The Independent Electoral Commission's already substantial woes are set to grow.
A company that should have been shortlisted in providing new headquarters for the election planning body is claiming R7.5-million from the IEC, the Mail & Guardian learned on Tuesday.
"A letter of demand has been issued through our attorneys," said David Hewer, chief executive of Midcity Property Group. IEC vice-chairperson Terry Tselane confirmed that the body had received the letter of demand, for R7 516 943.42.
Khwela City Property Services, a company within the group, was incorrectly excluded from the IEC's disastrous leasing procurement process to secure new premises in 2009.
Public protector Thuli Madonsela found in August 2013 that a lease deal in which IEC chair Pansy Tlakula was involved then as chief electoral officer was "irregular … and violated procurement rules". The procurement was for the IEC's Riverside Office Park building in Centurion, Pretoria, to the tune of R320-million.
A subsequent forensic audit report by PricewaterhouseCoopers, commissioned by the treasury, made similar findings.
The report also found that Stephen Langtry, Tlakula's then manager in the office of chief executive, provided incorrect information to the bid committee, which resulted in Khwela City being prejudiced against and excluded. Abland eventually won the bid. Tlakula's business partner in a separate company – Thaba Mufamadi – owns a stake in that company.
Mufamadi is also Parliament’s finance portfolio committee chairperson and an ANC member of Parliament. Madonsela found that Tlakula failed to disclose her business relationship with Mufamadi to her team at the IEC.
Khwela City was omitted from the shortlist in part because they could not meet a building occupation date of April 1 2010. However, the forensic audit noted that Abland, the company that was chosen, also failed on this count.
The forensic audit also found that had Khwela City been awarded the tender, the new offices would have been "cheaper" to rent for the IEC.
Hewer said their claim was based on the findings of the two reports, particularly the "irregularities concerning maladministration, in terms of the procurement with regards to the lease … and the fact that we were prejudiced as a tender party".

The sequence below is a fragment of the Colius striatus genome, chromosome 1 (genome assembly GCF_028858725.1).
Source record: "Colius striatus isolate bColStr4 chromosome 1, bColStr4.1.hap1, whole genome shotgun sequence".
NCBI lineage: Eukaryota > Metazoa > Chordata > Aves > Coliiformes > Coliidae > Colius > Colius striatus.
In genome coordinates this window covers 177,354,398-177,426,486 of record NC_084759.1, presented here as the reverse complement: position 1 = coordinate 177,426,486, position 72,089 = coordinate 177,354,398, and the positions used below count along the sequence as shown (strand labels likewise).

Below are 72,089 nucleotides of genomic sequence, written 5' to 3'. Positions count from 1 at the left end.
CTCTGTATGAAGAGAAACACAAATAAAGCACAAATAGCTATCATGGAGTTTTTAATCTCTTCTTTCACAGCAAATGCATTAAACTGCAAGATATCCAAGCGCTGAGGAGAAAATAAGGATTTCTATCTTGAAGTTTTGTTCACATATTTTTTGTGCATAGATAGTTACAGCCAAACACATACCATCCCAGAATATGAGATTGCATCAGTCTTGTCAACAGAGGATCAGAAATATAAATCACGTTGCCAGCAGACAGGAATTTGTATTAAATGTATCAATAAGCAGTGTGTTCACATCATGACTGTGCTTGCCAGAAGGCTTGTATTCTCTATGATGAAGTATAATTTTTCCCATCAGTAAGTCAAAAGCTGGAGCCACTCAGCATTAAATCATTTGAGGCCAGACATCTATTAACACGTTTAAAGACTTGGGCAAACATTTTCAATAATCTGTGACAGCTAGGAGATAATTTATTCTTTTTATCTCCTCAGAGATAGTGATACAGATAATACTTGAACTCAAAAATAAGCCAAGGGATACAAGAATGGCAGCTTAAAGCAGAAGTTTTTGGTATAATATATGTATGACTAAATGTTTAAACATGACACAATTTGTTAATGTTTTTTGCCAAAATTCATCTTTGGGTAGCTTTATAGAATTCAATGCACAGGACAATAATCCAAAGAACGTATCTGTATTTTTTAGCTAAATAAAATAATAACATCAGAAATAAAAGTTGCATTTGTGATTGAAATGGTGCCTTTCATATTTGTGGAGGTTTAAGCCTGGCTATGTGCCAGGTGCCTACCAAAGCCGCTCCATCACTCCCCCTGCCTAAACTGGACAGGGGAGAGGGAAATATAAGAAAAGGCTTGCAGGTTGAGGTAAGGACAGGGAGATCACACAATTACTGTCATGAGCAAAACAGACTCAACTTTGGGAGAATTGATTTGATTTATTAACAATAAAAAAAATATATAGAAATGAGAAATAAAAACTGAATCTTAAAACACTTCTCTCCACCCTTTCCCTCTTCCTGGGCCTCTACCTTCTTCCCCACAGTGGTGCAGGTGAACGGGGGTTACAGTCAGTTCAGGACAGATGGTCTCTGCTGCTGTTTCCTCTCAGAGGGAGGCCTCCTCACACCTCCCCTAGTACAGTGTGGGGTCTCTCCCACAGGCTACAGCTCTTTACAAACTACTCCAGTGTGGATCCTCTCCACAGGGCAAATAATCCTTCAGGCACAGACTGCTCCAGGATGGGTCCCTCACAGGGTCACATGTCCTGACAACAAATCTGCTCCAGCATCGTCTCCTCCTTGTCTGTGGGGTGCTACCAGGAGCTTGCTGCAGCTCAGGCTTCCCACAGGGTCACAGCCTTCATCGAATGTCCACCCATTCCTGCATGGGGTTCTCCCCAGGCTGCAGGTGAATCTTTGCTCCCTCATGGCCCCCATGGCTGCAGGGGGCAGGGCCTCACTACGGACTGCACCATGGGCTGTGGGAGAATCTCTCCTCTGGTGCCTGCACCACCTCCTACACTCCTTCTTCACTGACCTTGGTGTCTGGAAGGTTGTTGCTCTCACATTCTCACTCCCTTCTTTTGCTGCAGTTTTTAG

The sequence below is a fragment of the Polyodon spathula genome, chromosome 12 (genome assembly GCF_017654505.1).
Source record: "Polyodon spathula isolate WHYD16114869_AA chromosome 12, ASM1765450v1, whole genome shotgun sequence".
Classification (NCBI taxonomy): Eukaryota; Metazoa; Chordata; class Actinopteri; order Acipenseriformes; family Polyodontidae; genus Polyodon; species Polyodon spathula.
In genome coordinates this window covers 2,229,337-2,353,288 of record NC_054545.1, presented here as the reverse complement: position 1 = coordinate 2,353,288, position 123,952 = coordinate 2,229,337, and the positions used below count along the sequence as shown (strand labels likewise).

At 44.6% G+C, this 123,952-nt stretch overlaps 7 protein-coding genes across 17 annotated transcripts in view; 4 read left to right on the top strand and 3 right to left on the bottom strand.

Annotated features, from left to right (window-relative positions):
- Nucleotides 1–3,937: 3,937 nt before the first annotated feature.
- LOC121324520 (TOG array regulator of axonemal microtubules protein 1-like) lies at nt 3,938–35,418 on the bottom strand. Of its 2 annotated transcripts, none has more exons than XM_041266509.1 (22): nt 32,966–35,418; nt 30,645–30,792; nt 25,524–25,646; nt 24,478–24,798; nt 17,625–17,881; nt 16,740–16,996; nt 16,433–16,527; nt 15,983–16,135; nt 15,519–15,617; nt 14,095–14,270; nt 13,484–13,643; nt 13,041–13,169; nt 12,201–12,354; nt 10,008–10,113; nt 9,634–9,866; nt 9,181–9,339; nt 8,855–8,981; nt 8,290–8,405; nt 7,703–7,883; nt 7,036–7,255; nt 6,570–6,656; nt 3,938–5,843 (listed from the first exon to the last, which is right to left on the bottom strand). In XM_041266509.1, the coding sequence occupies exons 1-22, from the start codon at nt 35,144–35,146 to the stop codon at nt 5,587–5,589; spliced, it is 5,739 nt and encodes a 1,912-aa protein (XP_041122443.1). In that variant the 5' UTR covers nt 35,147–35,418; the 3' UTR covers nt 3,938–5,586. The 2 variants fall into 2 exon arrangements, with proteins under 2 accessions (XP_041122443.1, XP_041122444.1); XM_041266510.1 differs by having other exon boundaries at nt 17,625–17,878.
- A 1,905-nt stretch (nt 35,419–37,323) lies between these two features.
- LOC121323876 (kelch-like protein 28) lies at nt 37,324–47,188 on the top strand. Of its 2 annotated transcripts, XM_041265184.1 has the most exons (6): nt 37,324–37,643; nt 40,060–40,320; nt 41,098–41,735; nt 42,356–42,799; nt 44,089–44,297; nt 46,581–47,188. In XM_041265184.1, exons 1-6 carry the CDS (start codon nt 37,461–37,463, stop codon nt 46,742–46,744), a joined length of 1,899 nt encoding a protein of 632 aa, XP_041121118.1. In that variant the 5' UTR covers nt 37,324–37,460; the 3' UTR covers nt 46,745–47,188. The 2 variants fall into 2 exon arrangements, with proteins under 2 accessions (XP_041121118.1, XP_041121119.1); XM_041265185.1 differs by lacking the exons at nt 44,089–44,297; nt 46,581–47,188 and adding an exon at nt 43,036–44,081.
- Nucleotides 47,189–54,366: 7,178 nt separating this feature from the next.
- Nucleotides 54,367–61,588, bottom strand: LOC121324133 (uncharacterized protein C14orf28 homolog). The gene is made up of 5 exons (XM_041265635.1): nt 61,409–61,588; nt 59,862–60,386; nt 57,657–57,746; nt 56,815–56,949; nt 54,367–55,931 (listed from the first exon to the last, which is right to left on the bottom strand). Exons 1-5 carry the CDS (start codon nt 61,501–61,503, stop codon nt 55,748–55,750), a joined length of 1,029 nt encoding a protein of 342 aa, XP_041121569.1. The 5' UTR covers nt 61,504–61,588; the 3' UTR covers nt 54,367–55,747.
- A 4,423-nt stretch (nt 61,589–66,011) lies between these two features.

The amount being claimed was "around what was tweeted" said Hewer, referring to a tweet by United Democratic Movement (UDM) leader Bantu Holomisa on Monday night, referring to the legal action:
"#IEC in trouble. Today, the company,#Khwela City, which was robbed by #Tlakula's decision is claiming R8m from #IEC. Raise ur hand #ANC," tweeted Holomisa.
The UDM leader originally blew the whistle on the leasing deal, leading to an investigation by the public protector.
Asked why his lawyers were claiming an amount of about R8-million, Hewer said it was what the company had forfeited in terms of commission on the ten-year lease, together with interest from when the IEC would have taken occupation, if Khwela City had won the bid. The owners of the building would have paid the commission.
The letter of demand was issued under the ambit of the "Institution of Legal Proceedings Against Certain Organs of State Act 40 of 2002", which regulates the claiming of debts from any state or constitutional body, like the IEC.
The IEC had thirty days to respond to the letter, according to the Act.
Tselane, who has been tasked with dealing with communicating about the leasing deal in Tlakula’s place, said the matter has been referred to the IEC's legal counsel.
The latest shock to the body comes on the back of workers threatening to go on strike if Tlakula does not resign, just weeks before the country's fifth national democratic election. A number of small political parties, led by Holomisa, also called for Tlakula's resignation on Tuesday last week. The incident has caused tensions among the five commissioners leading the IEC and damaged the body's previously impeccable reputation.